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SGA and Shared Servers (MTS)

Oracle Tips by Burleson Consulting

The Shared Pool and MTS

The use of the multi-threaded server option (MTS) in Oracle requires a sometimes-dramatic increase in the size of the shared pool. This increase in the size of the shared pool caused by MTS is due to the addition of the user global areas required for sorting and message queues. If you are using MTS you should monitor the v$sgastat values for MTS related memory areas and adjust the shared pool memory allocations accordingly.

Note that in Oracle 8 you should make use of the large pool feature to pull the user global areas (UGA) and multi-threaded server queues out of the shared pool area if MTS is being used. This prevents the fragmentation problems that have been reported in shared pools when MTS is used without allocating the large pool. The parallel query option (PQO) in Oracle8 also makes use of the large pool area, depending on the number of users and degree of parallel, the large pool may require over 200 megabytes by itself in a PQO environment.

Warnings about the MTS

As of 2009, I see very few Oracle shops (well under 5%) who continue to use the MTS (unless they have Oracle Java connections, which require MTS Shared Servers), and it is largely obsolete for today's 64-bit servers with lots of inexpensive RAM resources. 

Quest Software's Guy Harrison has this warning about using the MTS:

"MTS becomes downright dangerous when Automatic Shared Memory Management (ASMM) or Automatic Memory Management (AMM) is in place.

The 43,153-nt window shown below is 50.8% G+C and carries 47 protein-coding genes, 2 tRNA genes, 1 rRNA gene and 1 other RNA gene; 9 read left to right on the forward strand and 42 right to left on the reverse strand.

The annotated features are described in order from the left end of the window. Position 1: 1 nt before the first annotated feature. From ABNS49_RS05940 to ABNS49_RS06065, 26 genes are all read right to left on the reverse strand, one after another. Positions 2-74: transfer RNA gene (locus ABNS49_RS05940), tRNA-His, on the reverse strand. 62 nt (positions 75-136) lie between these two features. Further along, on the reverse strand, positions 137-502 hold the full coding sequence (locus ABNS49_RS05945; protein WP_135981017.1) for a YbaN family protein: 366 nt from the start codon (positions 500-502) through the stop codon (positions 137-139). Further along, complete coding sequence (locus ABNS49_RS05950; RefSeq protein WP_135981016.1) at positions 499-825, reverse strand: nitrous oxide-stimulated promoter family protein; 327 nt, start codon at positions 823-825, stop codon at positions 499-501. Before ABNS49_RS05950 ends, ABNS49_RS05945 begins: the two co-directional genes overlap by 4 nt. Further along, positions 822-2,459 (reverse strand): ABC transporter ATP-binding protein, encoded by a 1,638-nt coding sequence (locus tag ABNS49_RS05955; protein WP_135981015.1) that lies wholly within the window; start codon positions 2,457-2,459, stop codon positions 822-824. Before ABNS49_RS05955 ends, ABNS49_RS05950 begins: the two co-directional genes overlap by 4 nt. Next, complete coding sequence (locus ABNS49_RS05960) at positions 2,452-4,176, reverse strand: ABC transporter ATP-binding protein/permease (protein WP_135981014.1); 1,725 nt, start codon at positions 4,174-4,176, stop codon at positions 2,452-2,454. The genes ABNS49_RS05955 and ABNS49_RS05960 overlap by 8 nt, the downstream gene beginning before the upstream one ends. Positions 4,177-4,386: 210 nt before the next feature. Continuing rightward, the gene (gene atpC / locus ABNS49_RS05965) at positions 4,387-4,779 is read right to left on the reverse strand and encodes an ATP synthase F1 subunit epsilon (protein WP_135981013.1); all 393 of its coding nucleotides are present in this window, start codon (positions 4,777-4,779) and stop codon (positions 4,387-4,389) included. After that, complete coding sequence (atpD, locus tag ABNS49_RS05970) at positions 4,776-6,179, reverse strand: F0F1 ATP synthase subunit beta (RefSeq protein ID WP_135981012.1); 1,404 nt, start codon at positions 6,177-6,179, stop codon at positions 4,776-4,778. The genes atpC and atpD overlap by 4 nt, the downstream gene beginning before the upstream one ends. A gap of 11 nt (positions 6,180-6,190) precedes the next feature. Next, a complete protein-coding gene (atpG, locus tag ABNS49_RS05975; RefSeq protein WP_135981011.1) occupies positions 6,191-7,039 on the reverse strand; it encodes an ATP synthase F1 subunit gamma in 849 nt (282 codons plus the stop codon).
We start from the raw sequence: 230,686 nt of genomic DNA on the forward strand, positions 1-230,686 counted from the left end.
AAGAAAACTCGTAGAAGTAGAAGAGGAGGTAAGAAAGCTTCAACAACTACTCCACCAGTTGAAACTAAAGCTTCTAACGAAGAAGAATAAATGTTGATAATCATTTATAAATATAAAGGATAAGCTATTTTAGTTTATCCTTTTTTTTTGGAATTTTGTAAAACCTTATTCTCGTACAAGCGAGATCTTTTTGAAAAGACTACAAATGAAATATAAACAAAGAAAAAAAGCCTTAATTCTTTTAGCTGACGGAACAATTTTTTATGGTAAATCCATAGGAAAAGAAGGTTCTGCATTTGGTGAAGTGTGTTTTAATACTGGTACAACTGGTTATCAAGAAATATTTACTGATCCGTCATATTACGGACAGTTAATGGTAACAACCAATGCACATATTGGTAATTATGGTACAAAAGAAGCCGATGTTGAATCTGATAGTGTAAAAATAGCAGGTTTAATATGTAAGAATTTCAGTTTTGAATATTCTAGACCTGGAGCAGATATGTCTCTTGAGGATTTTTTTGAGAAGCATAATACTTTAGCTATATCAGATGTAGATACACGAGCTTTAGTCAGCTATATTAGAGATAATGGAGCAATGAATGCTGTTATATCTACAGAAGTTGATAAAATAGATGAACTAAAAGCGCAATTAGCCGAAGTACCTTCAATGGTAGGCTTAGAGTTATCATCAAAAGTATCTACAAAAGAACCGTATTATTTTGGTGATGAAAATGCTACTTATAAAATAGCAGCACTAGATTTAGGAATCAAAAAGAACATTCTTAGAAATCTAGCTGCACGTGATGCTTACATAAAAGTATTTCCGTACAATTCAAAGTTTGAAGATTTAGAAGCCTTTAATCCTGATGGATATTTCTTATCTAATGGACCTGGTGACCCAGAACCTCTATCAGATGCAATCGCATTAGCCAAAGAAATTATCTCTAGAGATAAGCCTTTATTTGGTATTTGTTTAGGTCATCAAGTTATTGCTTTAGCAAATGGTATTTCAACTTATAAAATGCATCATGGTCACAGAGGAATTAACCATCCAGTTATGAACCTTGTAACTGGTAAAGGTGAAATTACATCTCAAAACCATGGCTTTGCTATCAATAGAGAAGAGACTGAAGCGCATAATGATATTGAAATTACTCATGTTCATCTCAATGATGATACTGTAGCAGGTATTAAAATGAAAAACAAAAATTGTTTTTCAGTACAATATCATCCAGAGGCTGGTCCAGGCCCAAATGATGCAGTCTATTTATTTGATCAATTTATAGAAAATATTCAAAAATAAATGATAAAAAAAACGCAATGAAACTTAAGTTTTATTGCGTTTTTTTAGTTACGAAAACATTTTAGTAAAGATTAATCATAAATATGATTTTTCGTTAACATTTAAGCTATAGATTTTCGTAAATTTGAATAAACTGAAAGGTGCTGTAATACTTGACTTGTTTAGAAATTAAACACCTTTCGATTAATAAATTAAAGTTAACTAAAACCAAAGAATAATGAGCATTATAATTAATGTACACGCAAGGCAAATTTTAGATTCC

When you use MTS and AMM (or ASMM) together, PL/SQL programs that try to create large collections can effectively consume all available server memory with disastrous consequences . .

AMM allocates virtually all memory on the system to the large pool in order to accommodate the PL/SQL memory request.  First it consumes the buffer cache, then it reduces the PGA_AGGREGATE_TARGET - all the way to zero!"

Oracle's Tom Kyte notes that the MTS should not be used without a "real reason" and he notes that shared server connections are slower than with dedicated database connections (Oracle's default behavior): 

  • "Unless you have a real reason to use MTS -- don't."
  • "a shared server connection is by design "slower" than a dedicated server (more stuff goes on, more complex) it is most likely only getting in the way."

Large Pool Sizing

Sizing the large pool can be complex. The large pool, if configured must be at least 600 kilobytes in size. Usually for most MTS applications 600k is enough. However, if PQO is also used in your Oracle8 environment then the size of the large pool will increase dramatically. The v$sgastat dynamic performance view has a new column in Oracle8, POOL. The POOL column in the v$sgastat view is used to contain the pool area where that particular type of object is being stored. By issuing a summation select against the V$SGASTAT view a DBA can quickly determine the size of the large pool area currently being used.